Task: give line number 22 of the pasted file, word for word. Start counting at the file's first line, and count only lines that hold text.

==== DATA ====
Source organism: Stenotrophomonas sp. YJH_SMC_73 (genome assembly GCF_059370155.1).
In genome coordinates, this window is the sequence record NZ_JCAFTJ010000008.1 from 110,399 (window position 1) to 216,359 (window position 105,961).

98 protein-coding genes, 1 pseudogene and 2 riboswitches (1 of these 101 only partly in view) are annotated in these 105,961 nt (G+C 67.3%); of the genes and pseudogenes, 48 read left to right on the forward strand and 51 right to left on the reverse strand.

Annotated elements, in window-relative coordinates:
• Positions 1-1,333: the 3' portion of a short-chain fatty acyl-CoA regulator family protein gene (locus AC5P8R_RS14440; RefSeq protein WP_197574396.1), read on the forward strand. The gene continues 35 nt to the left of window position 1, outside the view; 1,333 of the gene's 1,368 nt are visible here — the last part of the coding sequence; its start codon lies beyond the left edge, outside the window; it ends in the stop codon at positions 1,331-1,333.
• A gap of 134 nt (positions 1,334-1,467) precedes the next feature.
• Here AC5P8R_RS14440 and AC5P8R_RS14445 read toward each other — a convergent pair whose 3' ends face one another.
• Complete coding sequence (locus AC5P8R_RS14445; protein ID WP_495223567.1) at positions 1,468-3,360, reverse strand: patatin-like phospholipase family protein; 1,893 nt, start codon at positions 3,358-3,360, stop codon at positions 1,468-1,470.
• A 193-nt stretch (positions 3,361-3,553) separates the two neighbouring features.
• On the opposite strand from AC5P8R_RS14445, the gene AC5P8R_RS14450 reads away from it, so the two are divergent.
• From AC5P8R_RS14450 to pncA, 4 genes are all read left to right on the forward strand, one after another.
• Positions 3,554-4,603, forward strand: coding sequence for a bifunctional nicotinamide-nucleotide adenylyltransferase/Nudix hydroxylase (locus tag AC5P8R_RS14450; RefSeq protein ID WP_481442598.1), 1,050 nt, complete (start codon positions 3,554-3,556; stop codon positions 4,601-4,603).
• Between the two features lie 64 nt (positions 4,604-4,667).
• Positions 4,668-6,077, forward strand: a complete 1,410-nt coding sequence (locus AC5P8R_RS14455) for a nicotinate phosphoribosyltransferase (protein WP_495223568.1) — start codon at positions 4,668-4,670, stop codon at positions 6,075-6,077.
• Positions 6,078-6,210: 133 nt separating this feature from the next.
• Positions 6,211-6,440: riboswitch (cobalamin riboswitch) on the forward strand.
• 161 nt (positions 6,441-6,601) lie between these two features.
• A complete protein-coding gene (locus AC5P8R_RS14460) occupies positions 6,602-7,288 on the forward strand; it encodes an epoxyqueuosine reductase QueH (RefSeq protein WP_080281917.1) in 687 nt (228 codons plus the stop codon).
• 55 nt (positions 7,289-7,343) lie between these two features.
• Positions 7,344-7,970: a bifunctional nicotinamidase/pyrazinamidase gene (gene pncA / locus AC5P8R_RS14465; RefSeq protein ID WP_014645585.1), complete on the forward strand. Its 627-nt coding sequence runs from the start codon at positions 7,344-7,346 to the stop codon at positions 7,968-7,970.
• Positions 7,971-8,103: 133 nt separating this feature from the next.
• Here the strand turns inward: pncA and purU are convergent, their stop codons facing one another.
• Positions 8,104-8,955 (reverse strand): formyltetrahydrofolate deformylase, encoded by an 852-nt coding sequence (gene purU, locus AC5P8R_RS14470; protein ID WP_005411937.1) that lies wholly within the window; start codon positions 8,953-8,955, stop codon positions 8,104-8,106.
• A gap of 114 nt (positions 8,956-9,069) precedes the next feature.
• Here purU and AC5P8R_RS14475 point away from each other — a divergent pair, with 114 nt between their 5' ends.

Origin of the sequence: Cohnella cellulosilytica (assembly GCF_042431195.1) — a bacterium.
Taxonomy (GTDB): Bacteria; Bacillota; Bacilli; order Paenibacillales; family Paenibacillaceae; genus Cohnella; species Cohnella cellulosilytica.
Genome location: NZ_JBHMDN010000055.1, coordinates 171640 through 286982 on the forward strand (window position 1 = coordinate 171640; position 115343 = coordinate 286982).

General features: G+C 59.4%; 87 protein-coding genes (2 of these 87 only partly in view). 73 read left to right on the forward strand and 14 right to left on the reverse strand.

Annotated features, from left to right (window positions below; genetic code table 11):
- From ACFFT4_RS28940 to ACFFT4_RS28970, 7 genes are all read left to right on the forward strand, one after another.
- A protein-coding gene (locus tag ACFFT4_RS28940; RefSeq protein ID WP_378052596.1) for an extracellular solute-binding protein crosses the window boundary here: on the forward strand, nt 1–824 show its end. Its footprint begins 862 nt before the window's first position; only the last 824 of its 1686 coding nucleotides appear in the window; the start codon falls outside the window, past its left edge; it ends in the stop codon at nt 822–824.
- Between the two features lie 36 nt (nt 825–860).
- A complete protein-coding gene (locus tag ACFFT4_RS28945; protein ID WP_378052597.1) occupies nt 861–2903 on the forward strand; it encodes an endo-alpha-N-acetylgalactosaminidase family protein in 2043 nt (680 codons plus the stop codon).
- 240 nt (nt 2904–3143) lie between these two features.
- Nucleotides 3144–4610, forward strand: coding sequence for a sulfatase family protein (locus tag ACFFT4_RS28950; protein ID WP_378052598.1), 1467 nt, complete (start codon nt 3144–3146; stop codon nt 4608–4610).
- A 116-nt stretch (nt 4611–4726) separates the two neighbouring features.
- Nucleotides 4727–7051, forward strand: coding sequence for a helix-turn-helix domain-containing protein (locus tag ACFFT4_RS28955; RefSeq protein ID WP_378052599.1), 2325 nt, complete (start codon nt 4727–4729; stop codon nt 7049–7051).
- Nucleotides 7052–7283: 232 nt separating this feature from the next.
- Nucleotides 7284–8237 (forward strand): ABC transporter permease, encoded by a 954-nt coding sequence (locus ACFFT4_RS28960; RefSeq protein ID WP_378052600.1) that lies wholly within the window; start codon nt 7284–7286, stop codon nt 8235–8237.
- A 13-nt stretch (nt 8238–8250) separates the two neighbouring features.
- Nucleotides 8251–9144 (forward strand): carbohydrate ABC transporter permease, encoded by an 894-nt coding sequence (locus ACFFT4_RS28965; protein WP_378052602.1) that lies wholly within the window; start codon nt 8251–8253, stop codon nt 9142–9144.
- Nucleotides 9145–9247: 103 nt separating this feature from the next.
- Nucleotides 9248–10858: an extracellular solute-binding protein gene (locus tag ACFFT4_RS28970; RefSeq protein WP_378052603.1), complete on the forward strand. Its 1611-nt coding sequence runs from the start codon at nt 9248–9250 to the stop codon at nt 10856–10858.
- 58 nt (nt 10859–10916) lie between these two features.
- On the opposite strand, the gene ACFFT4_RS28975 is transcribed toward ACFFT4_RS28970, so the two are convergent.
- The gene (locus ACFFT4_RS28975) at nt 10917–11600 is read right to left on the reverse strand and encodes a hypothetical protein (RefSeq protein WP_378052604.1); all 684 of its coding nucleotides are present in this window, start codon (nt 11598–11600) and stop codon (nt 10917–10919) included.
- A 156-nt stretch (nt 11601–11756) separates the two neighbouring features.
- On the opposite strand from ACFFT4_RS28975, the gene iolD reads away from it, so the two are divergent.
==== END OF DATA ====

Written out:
• Here the strand turns inward: pncA and purU are convergent, their stop codons facing one another.